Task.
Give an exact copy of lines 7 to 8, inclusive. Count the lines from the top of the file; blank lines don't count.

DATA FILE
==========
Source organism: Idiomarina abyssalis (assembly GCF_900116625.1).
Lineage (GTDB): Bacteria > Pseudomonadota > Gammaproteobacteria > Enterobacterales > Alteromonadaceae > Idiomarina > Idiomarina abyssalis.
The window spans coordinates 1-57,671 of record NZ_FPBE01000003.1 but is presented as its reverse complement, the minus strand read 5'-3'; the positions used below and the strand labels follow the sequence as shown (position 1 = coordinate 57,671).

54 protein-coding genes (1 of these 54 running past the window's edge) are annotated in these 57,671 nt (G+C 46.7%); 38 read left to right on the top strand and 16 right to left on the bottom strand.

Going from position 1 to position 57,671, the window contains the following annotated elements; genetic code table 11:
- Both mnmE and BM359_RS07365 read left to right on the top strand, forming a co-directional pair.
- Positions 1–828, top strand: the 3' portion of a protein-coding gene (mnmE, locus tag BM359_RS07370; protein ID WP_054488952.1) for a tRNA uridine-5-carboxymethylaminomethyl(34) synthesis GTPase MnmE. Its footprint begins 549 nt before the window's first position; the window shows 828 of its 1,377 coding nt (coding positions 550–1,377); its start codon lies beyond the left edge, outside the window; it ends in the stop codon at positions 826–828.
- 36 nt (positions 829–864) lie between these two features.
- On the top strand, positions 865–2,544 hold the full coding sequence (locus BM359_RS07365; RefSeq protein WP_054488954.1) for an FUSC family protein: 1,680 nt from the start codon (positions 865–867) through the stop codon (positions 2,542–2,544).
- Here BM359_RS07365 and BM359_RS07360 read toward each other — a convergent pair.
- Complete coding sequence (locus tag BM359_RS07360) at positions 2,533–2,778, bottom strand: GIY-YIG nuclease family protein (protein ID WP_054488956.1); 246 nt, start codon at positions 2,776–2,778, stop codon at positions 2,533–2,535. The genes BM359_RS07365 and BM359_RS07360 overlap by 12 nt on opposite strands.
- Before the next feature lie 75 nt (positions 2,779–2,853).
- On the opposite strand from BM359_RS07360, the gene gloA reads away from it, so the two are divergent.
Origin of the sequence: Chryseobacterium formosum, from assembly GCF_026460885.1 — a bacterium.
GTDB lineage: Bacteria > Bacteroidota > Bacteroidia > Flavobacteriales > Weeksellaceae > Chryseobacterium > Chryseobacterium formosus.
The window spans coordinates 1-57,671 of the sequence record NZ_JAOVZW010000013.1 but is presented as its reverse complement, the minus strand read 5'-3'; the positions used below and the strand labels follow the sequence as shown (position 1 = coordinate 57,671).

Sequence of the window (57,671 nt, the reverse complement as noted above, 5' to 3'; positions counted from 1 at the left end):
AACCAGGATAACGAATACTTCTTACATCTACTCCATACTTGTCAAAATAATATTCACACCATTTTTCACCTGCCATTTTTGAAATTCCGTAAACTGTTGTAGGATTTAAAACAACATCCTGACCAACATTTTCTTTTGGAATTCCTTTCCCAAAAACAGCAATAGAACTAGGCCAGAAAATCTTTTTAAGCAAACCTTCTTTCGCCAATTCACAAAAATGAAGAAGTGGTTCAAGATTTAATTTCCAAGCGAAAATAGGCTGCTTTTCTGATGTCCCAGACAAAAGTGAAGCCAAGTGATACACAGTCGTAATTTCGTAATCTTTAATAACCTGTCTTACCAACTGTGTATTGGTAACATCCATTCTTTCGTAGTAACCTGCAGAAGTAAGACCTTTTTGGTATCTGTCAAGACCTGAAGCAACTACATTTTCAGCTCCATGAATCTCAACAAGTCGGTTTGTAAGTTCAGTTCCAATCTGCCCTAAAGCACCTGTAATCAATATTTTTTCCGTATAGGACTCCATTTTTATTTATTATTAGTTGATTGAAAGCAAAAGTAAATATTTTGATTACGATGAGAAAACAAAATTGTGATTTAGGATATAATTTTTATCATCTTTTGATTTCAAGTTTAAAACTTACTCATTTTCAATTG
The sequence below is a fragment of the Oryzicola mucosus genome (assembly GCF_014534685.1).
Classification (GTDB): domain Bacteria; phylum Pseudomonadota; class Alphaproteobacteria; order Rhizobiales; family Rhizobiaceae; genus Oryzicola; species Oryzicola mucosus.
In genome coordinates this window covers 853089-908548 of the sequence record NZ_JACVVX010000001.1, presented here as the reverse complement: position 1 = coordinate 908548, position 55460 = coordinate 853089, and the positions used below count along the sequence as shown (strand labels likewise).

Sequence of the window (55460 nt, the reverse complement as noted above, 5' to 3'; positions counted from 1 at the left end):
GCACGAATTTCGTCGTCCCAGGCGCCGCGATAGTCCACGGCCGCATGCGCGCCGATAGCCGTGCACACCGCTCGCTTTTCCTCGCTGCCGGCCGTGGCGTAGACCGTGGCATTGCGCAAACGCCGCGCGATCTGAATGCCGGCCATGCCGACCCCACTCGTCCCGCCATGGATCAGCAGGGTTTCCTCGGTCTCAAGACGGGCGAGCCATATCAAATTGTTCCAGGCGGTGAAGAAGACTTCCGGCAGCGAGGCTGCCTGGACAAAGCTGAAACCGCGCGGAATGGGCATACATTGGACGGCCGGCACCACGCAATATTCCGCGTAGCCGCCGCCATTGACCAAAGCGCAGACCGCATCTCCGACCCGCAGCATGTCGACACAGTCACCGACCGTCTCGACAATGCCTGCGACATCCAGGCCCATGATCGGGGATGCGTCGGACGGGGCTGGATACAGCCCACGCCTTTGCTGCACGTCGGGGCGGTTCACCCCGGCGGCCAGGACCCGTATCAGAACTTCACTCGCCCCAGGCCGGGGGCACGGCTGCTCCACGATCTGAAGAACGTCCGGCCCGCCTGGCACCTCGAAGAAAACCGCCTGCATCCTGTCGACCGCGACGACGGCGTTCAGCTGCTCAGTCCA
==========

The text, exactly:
- Positions 1–828, top strand: the 3' portion of a protein-coding gene (mnmE, locus tag BM359_RS07370; protein ID WP_054488952.1) for a tRNA uridine-5-carboxymethylaminomethyl(34) synthesis GTPase MnmE. Its footprint begins 549 nt before the window's first position; the window shows 828 of its 1,377 coding nt (coding positions 550–1,377); its start codon lies beyond the left edge, outside the window; it ends in the stop codon at positions 826–828.
- 36 nt (positions 829–864) lie between these two features.